As you can see that no package rebuild was required and changed package is reloaded.

Loggers in master scripts

R Suite promotes good programming practices and using loggers is one of them. R Suite is based on logging package.

Lets update R/master.R as follows

# Detect proper script_path (you cannot use args yet as they are build with tools in set_env.r)
script_path <- (function() {
  args <- commandArgs(trailingOnly = FALSE)
  script_path <- dirname(sub("--file=", "", args[grep("--file=", args)]))
  if (!length(script_path)) {
    return("R")
  }
  if (grepl("darwin", R.version$os)) {
    base <- gsub("~\\+~", " ", base) # on MacOS ~+~ in path denotes whitespace
  }
  return(normalizePath(script_path))
})()

# Setting .libPaths() to point to libs folder
source(file.path(script_path, "set_env.R"), chdir = T)

#library(mypackage)

#hello_world("Jony")

loginfo("Master info")
logdebug("Master debug")
logwarn("Master warning")
logerror("Master error")

Lets check how it works

source('R/master.R')
#>  2019-03-07 09:07:42 INFO::Master info
#>  2019-03-07 09:07:42 WARNING::Master warning
#>  2019-03-07 09:07:42 ERROR::Master error

As you can see there are logging messages. You can see that debug message is missing as by default logging level is set to present only messages on INFO and higher levels.

Controlling loggers level

To see debug logging message change project configuration file. Project configuration is in config.txt file in project root folder. Please change the file to look like this:

LogLevel: DEBUG

Lets check how it works

source('R/master.R')
#>  2019-03-07 09:07:43 INFO::Master info
#>  2019-03-07 09:07:43 WARNING::Master warning
#>  2019-03-07 09:07:43 ERROR::Master error

As you can see now debug logging message is printed.

Logs folder

Logging messages are stored in logs folder in files named with current date. You can check this by issuing a command

list.files(path = "./logs")
#>  [1] "2019_03_07.log"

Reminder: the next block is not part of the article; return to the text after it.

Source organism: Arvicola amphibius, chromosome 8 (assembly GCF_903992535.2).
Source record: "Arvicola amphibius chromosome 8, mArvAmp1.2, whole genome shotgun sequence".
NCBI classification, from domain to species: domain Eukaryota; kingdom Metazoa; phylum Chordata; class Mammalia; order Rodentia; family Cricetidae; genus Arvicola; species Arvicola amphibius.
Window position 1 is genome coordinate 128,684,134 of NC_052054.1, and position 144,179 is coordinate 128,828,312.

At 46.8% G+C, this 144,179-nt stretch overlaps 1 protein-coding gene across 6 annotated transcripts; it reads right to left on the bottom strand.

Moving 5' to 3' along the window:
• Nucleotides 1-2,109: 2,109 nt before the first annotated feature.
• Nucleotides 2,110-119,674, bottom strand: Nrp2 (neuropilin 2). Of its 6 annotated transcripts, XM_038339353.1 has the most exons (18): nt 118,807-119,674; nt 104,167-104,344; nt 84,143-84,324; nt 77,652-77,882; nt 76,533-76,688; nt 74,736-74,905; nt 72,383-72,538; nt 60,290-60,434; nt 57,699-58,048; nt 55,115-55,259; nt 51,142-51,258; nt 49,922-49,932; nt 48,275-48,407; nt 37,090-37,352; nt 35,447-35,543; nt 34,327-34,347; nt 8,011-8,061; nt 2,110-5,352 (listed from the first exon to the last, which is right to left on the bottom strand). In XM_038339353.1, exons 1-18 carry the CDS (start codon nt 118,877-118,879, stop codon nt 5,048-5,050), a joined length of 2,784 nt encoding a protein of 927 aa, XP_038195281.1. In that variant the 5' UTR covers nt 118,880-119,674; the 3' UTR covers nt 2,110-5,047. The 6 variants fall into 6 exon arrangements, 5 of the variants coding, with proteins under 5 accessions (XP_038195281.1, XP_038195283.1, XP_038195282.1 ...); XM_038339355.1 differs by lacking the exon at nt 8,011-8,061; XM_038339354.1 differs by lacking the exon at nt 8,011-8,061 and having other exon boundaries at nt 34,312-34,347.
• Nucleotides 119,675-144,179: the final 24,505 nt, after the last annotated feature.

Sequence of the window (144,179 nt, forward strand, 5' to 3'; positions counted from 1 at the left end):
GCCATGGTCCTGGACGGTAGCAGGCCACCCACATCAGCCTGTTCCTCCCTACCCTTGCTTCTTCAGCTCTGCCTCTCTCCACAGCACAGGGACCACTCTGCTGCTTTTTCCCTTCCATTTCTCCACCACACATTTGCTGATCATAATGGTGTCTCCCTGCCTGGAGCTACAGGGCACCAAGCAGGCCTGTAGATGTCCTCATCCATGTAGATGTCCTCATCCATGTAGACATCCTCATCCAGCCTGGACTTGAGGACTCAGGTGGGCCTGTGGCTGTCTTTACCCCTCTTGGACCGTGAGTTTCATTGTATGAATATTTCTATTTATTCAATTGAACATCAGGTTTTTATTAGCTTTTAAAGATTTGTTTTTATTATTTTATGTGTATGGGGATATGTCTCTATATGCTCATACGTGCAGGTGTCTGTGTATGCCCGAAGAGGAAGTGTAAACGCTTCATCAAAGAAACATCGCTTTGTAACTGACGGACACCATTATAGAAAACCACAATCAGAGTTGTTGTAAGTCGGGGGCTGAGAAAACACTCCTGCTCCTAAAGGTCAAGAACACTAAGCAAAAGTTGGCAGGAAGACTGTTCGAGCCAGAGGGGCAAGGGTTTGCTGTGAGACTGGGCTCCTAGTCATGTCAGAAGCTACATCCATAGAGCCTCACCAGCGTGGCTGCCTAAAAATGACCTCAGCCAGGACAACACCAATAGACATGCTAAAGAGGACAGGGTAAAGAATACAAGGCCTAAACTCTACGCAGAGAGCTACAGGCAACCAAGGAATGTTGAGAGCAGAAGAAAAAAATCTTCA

When you open this log in an editor you should see content similar to this

#>  2019-03-07 09:07:42 INFO:rsuite:Successfuly installed 1 packages
#>  2019-03-07 09:07:42 INFO::Master info
#>  2019-03-07 09:07:42 WARNING::Master warning
#>  2019-03-07 09:07:42 ERROR::Master error
#>  2019-03-07 09:07:43 INFO::Master info
#>  2019-03-07 09:07:43 WARNING::Master warning
#>  2019-03-07 09:07:43 ERROR::Master error

As you can see this is very similar to the output you saw in console.

Loggers in packages

R Suite allows you to use loggers in your custom packages. Lets open packages/mypackage/R/hello_world.R and change its content to the following one

#' @export
hello_world <- function(name) {
  pkg_loginfo("Package info")
  pkg_logdebug("Package debug")
  pkg_logwarn("Package warning")
  pkg_logerror("Package error")

  sprintf("Hello %s! Good to see you again.", name)
}

Lets load changed package with devtools and see how hello_world function behaves:

devtools::load_all("packages/mypackage")
#>  Loading mypackage
hello_world("John")
#>  2019-03-07 09:07:43 INFO:mypackage:Package info
#>  2019-03-07 09:07:43 WARNING:mypackage:Package warning
#>  2019-03-07 09:07:43 ERROR:mypackage:Package error
#>  [1] "Hello John! Good to see you again."

As you can see there are messages from your package. They are marked with package name mypackage. Please also note that as you used devtools you did not have to rebuild package to see the changes.

Lets restore log level to default value:

logging::setLevel('INFO')

Project environment locking

RSuite allows the user to lock the project environment. It collects all dependencies' versions and stores them in a lock file to enforce exact dependency versions in the future. To lock the project environment we have to call the following function:

RSuite::prj_lock_env()
#>  2019-03-07 09:07:43 INFO:rsuite:The project environment was locked successfully

The lock file is in the 'deployment' directory under the 'env.lock' name. It is a dcf file that stores information about packages in the local environment together with their versions. A sample record from the 'env.lock' file is presented below:

cat(readLines("deployment/env.lock"), sep = "\n")
#>  Package: data.table
#>  Version: 1.10.4-3
#>  
#>  Package: logging
#>  Version: 0.7-103
#>  
#>  Package: mypackage
#>  Version: 0.1

When dependencies are being installed using RSuite::prj_install_deps() the 'env.lock' file will be used to detect whether any package will change versions. If that's the case an appropriate warning message will be displayed. The feature allows to safely deploy packages with specific dependencies' versions. It prevent errors caused by newer versions of packages which might work differently than previous ones used in the project.